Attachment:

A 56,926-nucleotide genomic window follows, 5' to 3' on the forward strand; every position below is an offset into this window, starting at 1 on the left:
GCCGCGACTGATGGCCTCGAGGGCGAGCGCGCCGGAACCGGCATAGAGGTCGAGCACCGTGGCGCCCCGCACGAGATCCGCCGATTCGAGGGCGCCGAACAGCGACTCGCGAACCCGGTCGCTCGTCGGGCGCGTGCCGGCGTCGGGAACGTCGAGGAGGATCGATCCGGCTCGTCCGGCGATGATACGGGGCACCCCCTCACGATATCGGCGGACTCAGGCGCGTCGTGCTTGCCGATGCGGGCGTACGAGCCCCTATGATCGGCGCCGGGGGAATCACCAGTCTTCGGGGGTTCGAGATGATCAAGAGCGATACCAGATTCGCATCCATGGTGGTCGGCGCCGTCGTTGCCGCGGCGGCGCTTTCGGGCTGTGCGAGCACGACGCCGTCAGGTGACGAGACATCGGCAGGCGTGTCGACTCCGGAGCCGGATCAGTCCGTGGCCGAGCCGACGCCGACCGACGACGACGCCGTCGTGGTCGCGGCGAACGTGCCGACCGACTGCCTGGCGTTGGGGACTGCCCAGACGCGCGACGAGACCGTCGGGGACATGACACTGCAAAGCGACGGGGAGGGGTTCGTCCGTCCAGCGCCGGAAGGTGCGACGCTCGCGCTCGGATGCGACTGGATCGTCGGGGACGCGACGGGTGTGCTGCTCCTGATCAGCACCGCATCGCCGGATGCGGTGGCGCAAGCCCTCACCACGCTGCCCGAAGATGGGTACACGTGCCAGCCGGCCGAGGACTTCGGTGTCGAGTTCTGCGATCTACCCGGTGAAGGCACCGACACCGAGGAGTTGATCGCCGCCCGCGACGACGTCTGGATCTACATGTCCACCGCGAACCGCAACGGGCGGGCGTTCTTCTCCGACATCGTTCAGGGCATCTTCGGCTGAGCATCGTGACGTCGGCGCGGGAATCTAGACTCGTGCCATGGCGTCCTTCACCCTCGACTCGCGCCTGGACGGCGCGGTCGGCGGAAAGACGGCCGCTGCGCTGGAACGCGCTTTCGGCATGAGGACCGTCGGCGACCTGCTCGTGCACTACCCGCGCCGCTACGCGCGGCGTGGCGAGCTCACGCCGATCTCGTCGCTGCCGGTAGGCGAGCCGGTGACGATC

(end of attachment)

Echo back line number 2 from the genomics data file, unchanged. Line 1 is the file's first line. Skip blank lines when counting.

GCCGCGACTGATGGCCTCGAGGGCGAGCGCGCCGGAACCGGCATAGAGGTCGAGCACCGTGGCGCCCCGCACGAGATCCGCCGATTCGAGGGCGCCGAACAGCGACTCGCGAACCCGGTCGCTCGTCGGGCGCGTGCCGGCGTCGGGAACGTCGAGGAGGATCGATCCGGCTCGTCCGGCGATGATACGGGGCACCCCCTCACGATATCGGCGGACTCAGGCGCGTCGTGCTTGCCGATGCGGGCGTACGAGCCCCTATGATCGGCGCCGGGGGAATCACCAGTCTTCGGGGGTTCGAGATGATCAAGAGCGATACCAGATTCGCATCCATGGTGGTCGGCGCCGTCGTTGCCGCGGCGGCGCTTTCGGGCTGTGCGAGCACGACGCCGTCAGGTGACGAGACATCGGCAGGCGTGTCGACTCCGGAGCCGGATCAGTCCGTGGCCGAGCCGACGCCGACCGACGACGACGCCGTCGTGGTCGCGGCGAACGTGCCGACCGACTGCCTGGCGTTGGGGACTGCCCAGACGCGCGACGAGACCGTCGGGGACATGACACTGCAAAGCGACGGGGAGGGGTTCGTCCGTCCAGCGCCGGAAGGTGCGACGCTCGCGCTCGGATGCGACTGGATCGTCGGGGACGCGACGGGTGTGCTGCTCCTGATCAGCACCGCATCGCCGGATGCGGTGGCGCAAGCCCTCACCACGCTGCCCGAAGATGGGTACACGTGCCAGCCGGCCGAGGACTTCGGTGTCGAGTTCTGCGATCTACCCGGTGAAGGCACCGACACCGAGGAGTTGATCGCCGCCCGCGACGACGTCTGGATCTACATGTCCACCGCGAACCGCAACGGGCGGGCGTTCTTCTCCGACATCGTTCAGGGCATCTTCGGCTGAGCATCGTGACGTCGGCGCGGGAATCTAGACTCGTGCCATGGCGTCCTTCACCCTCGACTCGCGCCTGGACGGCGCGGTCGGCGGAAAGACGGCCGCTGCGCTGGAACGCGCTTTCGGCATGAGGACCGTCGGCGACCTGCTCGTGCACTACCCGCGCCGCTACGCGCGGCGTGGCGAGCTCACGCCGATCTCGTCGCTGCCGGTAGGCGAGCCGGTGACGATC